|Ph.D Student||Rosenblatt Gilad|
|Subject||Exotic Wave Phenomena at Interfaces of Negative Complex|
|Department||Department of Electrical Engineering||Supervisor||Professor Meir Orenstein|
|Full Thesis text|
Light changes its character at the vicinity of nearby matter. It no longer appears as a transverse wave, and may exhibit an arbitrarily short wavelength and slow speed at a given frequency. This light is called the near-field, and its localized nature makes its manipulation a formidable challenge.
Phenomena that allow such manipulation in a tractable manner are vital to applications seeking optical control at the nanoscale. This research concerns such exotic phenomena, those at interfaces of materials with negative electromagnetic responses.
Among these are Surface Plasmon Polaritons, collective oscillations of light and charged plasma at the surface of conductors, appearing as slowly propagating surface waves of short wavelength.
We resolved the physical mechanism by which these waves attain slower speeds. Surface plasmons have a peculiar bi-directional power flow: backward in the conductor and forward outside. We proved that it comes about by a circular motion of power within each optical cycle. The elongated path light takes translates to reduced net propagation speeds, and dictates a slow-light dispersion.
We also studied the interaction of adjacent surface plasmons in layered structures, and derived simple rules to design their seemingly complex dispersion. Surface plasmons interact via either weakly or strongly nonuniform fields, yielding opposite properties. By tuning the reliance of collective oscillations on each interaction type, we attained predefined field symmetries, polarizations, and dispersion. Subsequently, we predicted the formation of Dirac points for plasmonic waves - a phenomenon not yet observed.
Left-handed media are hypothetical electromagnetic media with negative permittivity and permeability. Amazingly, a slab of such a medium would form optical images at absolute fidelity. This slab perfect lens has been pursued ever since left-handed behavior was demonstrated by metamaterials: structures designed to mimic electromagnetic media not found in nature. But it requires lossless materials, and metamaterials have intrinsic Ohmic loss, which severely degrades lensing performance. It therefore became accepted that intrinsic loss fundamentally limits perfect lensing.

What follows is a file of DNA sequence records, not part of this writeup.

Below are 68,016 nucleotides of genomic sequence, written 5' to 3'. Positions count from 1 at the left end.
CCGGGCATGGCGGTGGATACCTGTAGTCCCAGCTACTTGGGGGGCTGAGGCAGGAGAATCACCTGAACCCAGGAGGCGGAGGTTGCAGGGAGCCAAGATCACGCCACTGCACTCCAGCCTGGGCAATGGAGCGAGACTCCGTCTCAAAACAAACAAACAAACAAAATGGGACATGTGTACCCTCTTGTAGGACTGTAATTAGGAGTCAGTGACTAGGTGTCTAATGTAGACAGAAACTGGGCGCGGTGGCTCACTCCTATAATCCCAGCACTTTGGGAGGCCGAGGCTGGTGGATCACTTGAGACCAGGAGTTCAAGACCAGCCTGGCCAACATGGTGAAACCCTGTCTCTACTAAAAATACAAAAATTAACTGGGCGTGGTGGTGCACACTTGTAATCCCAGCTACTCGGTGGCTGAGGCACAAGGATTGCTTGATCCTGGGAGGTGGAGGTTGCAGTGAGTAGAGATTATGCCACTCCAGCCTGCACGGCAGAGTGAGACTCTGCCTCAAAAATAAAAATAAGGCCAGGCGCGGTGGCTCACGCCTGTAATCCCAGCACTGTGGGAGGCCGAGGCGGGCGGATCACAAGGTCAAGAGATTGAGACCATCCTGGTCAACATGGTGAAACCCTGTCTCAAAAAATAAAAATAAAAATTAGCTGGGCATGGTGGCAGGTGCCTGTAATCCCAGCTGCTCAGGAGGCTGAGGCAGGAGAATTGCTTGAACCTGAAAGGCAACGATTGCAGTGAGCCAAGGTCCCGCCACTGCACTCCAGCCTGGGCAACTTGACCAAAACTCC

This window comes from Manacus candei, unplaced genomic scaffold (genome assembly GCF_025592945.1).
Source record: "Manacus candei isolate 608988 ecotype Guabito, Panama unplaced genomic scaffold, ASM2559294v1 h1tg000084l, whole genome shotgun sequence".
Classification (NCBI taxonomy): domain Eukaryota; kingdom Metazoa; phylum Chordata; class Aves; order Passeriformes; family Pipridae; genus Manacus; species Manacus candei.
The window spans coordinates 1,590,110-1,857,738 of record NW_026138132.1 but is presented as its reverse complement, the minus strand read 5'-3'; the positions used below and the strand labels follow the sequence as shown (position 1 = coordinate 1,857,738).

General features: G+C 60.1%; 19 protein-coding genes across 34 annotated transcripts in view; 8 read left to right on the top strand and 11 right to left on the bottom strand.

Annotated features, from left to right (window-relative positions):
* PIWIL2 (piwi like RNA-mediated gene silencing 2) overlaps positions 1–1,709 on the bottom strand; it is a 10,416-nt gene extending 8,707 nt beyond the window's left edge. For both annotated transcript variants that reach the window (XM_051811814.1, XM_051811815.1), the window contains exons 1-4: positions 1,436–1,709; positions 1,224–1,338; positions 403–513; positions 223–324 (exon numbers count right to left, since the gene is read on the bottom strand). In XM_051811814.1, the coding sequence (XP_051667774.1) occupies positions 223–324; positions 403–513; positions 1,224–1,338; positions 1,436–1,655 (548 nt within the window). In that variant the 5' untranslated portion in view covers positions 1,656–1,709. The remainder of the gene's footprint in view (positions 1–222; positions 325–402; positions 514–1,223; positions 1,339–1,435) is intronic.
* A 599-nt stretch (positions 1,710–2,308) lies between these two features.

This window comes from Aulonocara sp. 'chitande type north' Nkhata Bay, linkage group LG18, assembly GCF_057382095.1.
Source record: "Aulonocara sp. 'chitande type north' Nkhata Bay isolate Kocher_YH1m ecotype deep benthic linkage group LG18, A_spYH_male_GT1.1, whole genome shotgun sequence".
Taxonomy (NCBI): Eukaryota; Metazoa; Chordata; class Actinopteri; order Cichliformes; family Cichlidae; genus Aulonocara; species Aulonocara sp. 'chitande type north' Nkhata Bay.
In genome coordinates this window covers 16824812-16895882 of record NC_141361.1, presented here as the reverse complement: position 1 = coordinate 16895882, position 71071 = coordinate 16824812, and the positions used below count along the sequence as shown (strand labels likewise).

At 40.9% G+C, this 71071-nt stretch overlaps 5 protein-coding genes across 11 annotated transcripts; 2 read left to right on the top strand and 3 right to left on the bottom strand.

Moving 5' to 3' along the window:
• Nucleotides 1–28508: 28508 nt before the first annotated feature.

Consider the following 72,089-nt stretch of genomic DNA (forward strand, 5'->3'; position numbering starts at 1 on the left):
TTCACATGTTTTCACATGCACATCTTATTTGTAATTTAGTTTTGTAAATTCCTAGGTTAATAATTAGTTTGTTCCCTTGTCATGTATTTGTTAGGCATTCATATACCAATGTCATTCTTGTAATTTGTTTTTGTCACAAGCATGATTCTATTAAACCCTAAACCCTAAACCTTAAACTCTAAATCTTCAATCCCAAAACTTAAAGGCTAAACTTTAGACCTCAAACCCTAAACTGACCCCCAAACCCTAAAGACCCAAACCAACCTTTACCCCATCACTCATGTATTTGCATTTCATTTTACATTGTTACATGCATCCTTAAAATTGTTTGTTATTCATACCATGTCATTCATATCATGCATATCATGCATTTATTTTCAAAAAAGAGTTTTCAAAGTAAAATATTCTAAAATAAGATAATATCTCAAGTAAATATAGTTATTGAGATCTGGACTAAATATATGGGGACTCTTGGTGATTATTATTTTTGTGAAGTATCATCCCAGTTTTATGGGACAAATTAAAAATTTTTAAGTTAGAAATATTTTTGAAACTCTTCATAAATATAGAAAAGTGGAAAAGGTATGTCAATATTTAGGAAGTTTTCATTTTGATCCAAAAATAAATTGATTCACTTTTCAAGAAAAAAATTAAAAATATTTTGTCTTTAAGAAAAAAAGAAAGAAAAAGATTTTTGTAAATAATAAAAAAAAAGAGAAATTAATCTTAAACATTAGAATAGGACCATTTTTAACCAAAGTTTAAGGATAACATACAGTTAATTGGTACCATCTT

Yet we proved that perfect lensing can be done by passive and lossy left-handed media. For instance, by an interface between a dielectric on the source side, and a lossy left-handed medium on the image side. Despite loss, the interface refocuses light emitted by a source onto a perfect image. We proved this analytically by several techniques, including the rigorous non-approximate field derivation for localized excitations.
The irreversible transfer of electromagnetic power to Ohmic loss dictates that not all of the power emitted by the source arrives at the image, but image fidelity remains absolute. Moreover, the power that does arrive must drain there. Hence, to emulate perfect lensing with metamaterials, power outlets must be built into the lens design, possibly as detection elements.
We found that loss only limits perfect lensing for lens designs in which it translates to resonant feedback. The asymptotically uniform transmission perfect lensing requires is cut-off by such feedback, which generates resonances. Perfect lenses must therefore employ geometries that avoid feedback.
Our findings provide a way to carry perfect lensing into the realm of application, with existing left-handed metamaterials.